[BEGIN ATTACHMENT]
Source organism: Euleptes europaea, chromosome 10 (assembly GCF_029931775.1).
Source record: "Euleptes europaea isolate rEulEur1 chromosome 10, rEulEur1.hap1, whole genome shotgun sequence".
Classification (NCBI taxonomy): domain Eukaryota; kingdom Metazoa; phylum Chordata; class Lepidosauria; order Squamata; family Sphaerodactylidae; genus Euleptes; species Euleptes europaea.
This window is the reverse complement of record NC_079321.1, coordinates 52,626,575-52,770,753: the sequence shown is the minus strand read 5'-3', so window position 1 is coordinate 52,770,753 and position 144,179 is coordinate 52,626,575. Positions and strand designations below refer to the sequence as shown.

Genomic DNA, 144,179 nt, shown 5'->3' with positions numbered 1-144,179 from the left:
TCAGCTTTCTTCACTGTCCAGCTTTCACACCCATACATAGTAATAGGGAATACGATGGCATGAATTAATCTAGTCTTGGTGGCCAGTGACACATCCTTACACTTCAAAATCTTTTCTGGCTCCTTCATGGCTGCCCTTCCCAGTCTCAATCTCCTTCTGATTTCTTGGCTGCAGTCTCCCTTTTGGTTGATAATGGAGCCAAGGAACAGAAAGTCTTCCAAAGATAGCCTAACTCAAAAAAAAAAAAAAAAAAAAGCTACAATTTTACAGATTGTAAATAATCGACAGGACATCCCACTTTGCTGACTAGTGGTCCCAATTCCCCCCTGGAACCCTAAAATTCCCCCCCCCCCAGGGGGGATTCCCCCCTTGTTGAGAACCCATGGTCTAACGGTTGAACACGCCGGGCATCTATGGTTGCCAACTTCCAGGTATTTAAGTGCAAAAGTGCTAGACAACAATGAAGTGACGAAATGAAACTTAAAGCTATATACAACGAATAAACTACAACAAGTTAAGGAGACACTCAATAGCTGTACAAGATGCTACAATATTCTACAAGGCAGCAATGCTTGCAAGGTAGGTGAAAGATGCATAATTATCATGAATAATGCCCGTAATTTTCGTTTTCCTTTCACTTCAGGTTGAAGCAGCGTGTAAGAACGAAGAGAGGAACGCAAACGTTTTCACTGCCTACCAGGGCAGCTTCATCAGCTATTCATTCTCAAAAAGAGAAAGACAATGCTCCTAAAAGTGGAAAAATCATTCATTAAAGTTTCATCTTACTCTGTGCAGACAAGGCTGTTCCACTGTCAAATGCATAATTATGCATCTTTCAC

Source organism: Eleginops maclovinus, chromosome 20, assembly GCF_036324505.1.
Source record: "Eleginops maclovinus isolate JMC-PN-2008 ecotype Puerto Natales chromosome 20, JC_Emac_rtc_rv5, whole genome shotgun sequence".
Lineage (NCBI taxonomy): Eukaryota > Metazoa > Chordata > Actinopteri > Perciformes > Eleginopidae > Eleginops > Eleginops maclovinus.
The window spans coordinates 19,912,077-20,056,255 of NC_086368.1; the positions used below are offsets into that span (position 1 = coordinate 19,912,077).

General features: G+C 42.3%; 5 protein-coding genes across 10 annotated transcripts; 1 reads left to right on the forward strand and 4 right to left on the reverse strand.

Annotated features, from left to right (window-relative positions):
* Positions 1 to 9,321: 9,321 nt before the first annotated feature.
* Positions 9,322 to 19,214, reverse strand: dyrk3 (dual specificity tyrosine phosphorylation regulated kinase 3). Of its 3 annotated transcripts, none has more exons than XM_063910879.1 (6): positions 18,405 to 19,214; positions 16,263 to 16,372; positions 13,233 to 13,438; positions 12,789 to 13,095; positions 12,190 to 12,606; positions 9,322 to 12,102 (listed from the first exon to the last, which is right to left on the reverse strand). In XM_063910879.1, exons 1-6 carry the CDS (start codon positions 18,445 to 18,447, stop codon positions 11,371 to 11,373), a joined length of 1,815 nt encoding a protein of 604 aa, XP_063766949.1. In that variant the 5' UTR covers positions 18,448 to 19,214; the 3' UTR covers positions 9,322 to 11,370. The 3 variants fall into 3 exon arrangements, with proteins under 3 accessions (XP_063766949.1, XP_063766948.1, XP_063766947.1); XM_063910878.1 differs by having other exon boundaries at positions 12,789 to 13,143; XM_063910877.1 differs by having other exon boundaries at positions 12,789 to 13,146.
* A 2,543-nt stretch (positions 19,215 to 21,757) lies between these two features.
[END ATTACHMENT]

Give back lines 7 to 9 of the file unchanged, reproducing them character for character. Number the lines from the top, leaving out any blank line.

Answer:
Source organism: Eleginops maclovinus, chromosome 20, assembly GCF_036324505.1.
Source record: "Eleginops maclovinus isolate JMC-PN-2008 ecotype Puerto Natales chromosome 20, JC_Emac_rtc_rv5, whole genome shotgun sequence".
Lineage (NCBI taxonomy): Eukaryota > Metazoa > Chordata > Actinopteri > Perciformes > Eleginopidae > Eleginops > Eleginops maclovinus.